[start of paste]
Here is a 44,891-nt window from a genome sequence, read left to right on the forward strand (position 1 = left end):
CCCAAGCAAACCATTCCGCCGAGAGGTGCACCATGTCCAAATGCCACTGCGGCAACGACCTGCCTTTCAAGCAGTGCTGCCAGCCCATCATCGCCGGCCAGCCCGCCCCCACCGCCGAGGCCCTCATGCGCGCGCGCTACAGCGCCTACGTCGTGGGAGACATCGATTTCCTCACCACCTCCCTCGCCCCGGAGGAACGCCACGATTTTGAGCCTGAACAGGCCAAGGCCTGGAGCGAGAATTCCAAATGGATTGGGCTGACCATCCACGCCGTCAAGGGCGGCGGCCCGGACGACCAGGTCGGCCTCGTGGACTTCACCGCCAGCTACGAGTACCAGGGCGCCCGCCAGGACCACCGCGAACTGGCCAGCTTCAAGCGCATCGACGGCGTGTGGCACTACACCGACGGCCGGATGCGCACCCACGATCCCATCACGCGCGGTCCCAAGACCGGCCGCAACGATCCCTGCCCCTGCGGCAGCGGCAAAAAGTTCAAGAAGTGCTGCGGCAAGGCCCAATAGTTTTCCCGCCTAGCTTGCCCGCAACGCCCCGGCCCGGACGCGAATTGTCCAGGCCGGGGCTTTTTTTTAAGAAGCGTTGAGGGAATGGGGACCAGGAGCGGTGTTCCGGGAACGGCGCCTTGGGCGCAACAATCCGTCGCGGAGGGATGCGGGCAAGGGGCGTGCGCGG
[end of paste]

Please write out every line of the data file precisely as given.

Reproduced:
Here is a 44,891-nt window from a genome sequence, read left to right on the forward strand (position 1 = left end):
CCCAAGCAAACCATTCCGCCGAGAGGTGCACCATGTCCAAATGCCACTGCGGCAACGACCTGCCTTTCAAGCAGTGCTGCCAGCCCATCATCGCCGGCCAGCCCGCCCCCACCGCCGAGGCCCTCATGCGCGCGCGCTACAGCGCCTACGTCGTGGGAGACATCGATTTCCTCACCACCTCCCTCGCCCCGGAGGAACGCCACGATTTTGAGCCTGAACAGGCCAAGGCCTGGAGCGAGAATTCCAAATGGATTGGGCTGACCATCCACGCCGTCAAGGGCGGCGGCCCGGACGACCAGGTCGGCCTCGTGGACTTCACCGCCAGCTACGAGTACCAGGGCGCCCGCCAGGACCACCGCGAACTGGCCAGCTTCAAGCGCATCGACGGCGTGTGGCACTACACCGACGGCCGGATGCGCACCCACGATCCCATCACGCGCGGTCCCAAGACCGGCCGCAACGATCCCTGCCCCTGCGGCAGCGGCAAAAAGTTCAAGAAGTGCTGCGGCAAGGCCCAATAGTTTTCCCGCCTAGCTTGCCCGCAACGCCCCGGCCCGGACGCGAATTGTCCAGGCCGGGGCTTTTTTTTAAGAAGCGTTGAGGGAATGGGGACCAGGAGCGGTGTTCCGGGAACGGCGCCTTGGGCGCAACAATCCGTCGCGGAGGGATGCGGGCAAGGGGCGTGCGCGG